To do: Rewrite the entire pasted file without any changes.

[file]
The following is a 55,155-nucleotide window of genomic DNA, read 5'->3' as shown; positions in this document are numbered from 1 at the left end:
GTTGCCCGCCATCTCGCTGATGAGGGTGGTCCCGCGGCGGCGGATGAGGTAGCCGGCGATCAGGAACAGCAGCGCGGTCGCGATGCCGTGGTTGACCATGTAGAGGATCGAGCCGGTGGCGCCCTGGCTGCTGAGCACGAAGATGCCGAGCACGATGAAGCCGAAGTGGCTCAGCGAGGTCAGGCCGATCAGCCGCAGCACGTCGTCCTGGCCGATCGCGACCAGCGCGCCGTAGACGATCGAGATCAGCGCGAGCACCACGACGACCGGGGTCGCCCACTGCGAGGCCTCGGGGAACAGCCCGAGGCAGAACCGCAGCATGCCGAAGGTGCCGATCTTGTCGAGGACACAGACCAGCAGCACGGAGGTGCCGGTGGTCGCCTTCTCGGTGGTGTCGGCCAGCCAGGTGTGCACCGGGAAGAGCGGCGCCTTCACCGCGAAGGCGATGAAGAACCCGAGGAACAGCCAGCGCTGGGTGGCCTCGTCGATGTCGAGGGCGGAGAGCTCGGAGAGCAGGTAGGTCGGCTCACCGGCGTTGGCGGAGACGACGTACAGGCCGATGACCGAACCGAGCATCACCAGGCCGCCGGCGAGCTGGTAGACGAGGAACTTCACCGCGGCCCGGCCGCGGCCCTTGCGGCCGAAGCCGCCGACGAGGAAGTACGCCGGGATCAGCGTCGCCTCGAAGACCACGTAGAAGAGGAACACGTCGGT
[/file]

The following is a 55,155-nucleotide window of genomic DNA, read 5'->3' as shown; positions in this document are numbered from 1 at the left end:
GTTGCCCGCCATCTCGCTGATGAGGGTGGTCCCGCGGCGGCGGATGAGGTAGCCGGCGATCAGGAACAGCAGCGCGGTCGCGATGCCGTGGTTGACCATGTAGAGGATCGAGCCGGTGGCGCCCTGGCTGCTGAGCACGAAGATGCCGAGCACGATGAAGCCGAAGTGGCTCAGCGAGGTCAGGCCGATCAGCCGCAGCACGTCGTCCTGGCCGATCGCGACCAGCGCGCCGTAGACGATCGAGATCAGCGCGAGCACCACGACGACCGGGGTCGCCCACTGCGAGGCCTCGGGGAACAGCCCGAGGCAGAACCGCAGCATGCCGAAGGTGCCGATCTTGTCGAGGACACAGACCAGCAGCACGGAGGTGCCGGTGGTCGCCTTCTCGGTGGTGTCGGCCAGCCAGGTGTGCACCGGGAAGAGCGGCGCCTTCACCGCGAAGGCGATGAAGAACCCGAGGAACAGCCAGCGCTGGGTGGCCTCGTCGATGTCGAGGGCGGAGAGCTCGGAGAGCAGGTAGGTCGGCTCACCGGCGTTGGCGGAGACGACGTACAGGCCGATGACCGAACCGAGCATCACCAGGCCGCCGGCGAGCTGGTAGACGAGGAACTTCACCGCGGCCCGGCCGCGGCCCTTGCGGCCGAAGCCGCCGACGAGGAAGTACGCCGGGATCAGCGTCGCCTCGAAGACCACGTAGAAGAGGAACACGTCGGT